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I would like to return to project some head points and continue to do easier classics. We got chased away by bad weather after taking no rest days for over a week in anticipation of a rain day. We drove through a few of the local towns like Hills and Custer to try to get more beta on bad weather climbing. Finally we drove through The Needles which were very beautiful. We passed by a large family of mountain goats who were being chased by local wildlife students up a mountain. We barely fit through some tunnels and we enjoyed seeing Buffalo roaming wide open plateaus.

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Photo by Tim McAllister

We went a little out of our way to a town called Hot Springs which actually doesn’t have any!

On our long drive to the Utah desert we witnessed hours of sky-filled lightning and rumbling thunder across the open ranges of Wyoming.


We spent a couple days in SLC working on our camper and our gym climbing in the new Momentum. What an amazing training facility. I decided to become a boulderer and so I invested in a new Organic bouldering pad that is real pretty with orange and purple. Mostly, I want to work on my weaknesses, gym climbing and bouldering included.

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Tim Getting his first Pedicure

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Based on the regional cold temperatures, we headed to Ibex in the no man’s land of SW Utah close to the Nevada border. A highlight of our trip was re-supplying in Delta which is an hour away from the climbing. Delta always seemed to provide despite being in the middle of NOWHERE. We got showers at the campground and wifi at the McD’s. We had three dollar stores to choose from as well as a couple good grocery stores.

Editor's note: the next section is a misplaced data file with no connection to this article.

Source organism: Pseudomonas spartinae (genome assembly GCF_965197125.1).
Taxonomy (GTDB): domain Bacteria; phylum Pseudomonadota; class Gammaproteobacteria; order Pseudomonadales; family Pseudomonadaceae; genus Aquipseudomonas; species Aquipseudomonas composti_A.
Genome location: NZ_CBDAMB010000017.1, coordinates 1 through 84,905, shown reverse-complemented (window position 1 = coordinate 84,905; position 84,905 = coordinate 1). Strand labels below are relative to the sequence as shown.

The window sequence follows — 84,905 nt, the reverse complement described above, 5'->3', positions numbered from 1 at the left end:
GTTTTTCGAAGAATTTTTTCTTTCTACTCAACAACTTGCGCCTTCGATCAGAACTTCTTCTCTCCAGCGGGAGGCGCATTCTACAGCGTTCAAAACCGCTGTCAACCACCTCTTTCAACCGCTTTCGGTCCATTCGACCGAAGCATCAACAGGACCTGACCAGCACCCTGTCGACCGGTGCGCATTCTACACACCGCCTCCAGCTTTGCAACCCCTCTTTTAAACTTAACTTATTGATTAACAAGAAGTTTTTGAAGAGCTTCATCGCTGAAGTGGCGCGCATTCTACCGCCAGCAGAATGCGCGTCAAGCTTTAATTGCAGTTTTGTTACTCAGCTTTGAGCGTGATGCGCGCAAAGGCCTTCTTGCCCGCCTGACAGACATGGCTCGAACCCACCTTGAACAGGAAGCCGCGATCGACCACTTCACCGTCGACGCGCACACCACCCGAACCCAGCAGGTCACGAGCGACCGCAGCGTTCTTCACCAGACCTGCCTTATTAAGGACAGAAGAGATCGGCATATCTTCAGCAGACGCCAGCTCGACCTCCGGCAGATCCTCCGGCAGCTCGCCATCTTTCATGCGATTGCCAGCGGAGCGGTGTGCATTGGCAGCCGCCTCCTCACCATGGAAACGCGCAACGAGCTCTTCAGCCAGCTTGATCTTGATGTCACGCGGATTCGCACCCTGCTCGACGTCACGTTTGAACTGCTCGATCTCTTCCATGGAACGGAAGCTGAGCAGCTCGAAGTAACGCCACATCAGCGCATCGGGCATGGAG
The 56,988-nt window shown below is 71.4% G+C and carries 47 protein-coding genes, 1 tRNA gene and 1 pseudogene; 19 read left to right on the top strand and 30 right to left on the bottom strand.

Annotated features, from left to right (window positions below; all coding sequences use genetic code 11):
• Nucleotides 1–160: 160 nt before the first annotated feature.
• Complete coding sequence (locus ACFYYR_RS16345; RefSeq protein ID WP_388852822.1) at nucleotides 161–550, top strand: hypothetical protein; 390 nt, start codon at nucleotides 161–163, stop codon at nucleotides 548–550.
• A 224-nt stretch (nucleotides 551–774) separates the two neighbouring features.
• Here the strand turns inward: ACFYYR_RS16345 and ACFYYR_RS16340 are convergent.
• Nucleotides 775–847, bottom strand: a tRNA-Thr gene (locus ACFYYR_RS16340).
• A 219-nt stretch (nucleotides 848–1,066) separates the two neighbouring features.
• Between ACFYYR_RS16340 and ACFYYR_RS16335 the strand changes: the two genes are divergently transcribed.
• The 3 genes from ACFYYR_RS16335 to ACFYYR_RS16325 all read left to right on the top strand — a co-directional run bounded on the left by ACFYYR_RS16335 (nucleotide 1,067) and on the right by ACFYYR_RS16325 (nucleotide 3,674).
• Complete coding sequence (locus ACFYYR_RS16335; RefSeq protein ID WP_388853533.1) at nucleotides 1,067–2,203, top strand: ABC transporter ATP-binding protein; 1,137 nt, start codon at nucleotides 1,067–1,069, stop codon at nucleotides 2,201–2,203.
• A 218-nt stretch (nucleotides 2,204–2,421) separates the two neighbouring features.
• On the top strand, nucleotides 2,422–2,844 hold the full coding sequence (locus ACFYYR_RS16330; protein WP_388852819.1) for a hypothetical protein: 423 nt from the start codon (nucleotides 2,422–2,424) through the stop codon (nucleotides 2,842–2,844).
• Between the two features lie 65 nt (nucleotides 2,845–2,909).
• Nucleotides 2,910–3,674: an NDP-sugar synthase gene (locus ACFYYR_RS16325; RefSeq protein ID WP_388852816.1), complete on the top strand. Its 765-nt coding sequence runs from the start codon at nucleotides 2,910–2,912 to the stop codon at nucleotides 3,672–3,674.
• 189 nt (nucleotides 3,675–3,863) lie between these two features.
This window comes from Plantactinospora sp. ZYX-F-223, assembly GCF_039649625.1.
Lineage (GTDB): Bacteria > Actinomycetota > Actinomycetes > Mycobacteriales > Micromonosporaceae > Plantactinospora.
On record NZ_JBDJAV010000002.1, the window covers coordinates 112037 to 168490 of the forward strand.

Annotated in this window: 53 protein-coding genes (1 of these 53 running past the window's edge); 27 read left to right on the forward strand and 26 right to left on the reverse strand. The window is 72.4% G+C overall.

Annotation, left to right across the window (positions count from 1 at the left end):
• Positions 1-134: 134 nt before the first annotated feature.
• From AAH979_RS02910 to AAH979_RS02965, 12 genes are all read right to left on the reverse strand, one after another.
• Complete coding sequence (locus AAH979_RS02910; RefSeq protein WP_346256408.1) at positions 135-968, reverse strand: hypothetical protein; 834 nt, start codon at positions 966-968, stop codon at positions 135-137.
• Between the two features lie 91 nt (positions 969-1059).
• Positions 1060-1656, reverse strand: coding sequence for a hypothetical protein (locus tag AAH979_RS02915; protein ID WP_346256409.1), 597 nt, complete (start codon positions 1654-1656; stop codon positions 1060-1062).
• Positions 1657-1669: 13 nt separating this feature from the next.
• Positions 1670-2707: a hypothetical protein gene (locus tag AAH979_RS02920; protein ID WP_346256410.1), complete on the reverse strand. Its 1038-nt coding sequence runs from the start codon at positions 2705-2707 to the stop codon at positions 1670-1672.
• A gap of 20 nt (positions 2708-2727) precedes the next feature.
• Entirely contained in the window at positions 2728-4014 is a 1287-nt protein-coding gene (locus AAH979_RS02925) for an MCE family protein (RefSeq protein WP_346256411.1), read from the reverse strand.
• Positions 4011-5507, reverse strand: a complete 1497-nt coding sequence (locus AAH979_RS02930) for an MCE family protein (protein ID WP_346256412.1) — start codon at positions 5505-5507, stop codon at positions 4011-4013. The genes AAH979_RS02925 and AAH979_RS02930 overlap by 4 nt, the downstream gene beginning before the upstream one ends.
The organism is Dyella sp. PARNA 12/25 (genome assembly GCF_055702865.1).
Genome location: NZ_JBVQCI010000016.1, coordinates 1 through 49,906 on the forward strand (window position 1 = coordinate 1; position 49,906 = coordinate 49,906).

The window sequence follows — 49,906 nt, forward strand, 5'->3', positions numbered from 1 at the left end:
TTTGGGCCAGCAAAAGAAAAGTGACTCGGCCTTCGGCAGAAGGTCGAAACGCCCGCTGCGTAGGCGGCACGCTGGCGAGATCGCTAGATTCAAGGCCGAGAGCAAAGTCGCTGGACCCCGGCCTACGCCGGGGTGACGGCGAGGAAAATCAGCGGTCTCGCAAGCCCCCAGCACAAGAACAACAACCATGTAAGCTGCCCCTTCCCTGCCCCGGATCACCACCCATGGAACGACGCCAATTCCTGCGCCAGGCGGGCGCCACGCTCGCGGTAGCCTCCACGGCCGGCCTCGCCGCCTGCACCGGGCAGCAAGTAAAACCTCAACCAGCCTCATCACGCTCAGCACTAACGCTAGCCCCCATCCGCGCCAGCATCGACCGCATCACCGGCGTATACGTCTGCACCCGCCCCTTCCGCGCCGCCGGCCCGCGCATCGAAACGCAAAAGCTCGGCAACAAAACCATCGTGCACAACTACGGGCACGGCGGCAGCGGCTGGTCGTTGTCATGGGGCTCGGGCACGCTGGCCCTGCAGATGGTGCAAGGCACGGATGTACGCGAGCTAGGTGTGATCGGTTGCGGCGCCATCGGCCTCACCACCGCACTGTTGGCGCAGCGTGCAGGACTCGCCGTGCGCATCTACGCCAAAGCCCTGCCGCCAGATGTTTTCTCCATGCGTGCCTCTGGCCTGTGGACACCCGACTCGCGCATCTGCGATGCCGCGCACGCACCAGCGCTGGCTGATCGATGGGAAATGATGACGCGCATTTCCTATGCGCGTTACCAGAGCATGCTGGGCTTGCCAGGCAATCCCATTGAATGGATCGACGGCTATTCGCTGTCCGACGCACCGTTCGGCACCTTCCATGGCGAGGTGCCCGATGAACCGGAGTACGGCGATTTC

Photo by Tim McAllister


Photo by Tim McAllister

We found a raw wilderness in Ibex. When we first arrived we were welcomed by a Pronghorn who timidly ran away in great speed. I suspect the Pronghorns are the namesake of Ibex first named by european residents.


Photo by Tim McAllister

We pulled in behind a large boulder called the red monster for our first night of high winds. We tried to boulder using only Mountain Project as our guide. The strong winds constantly took our bouldering pads and tossed them away from the base of our problems. This was an entertaining start to our trip.

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Flaggin the Wind

Luckily, the next day the winds died down in the morning and so we tried out a few of the sport climbs. We really enjoyed the rock quality. Its called quartzite but its not exactly metamorphosed sandstone like at Lake Louise. Its more like a hard sandstone filled with small crystals. There are some cracks, but mostly face climbing on edges. I was weary of the old school routes for good reason- old bolts, pins, tat and very specific racks were required. We sought out more modern or retro-fitted routes. We did a couple multi pitches. A highlight was The Nose Shadow, which my friend Kim Csizmazia got the FFA on many moons ago with Kennan Harvey. The second pitch, a 40m 12a jug fest was one of the best sport pitches I have ever climbed in such an adventurous setting.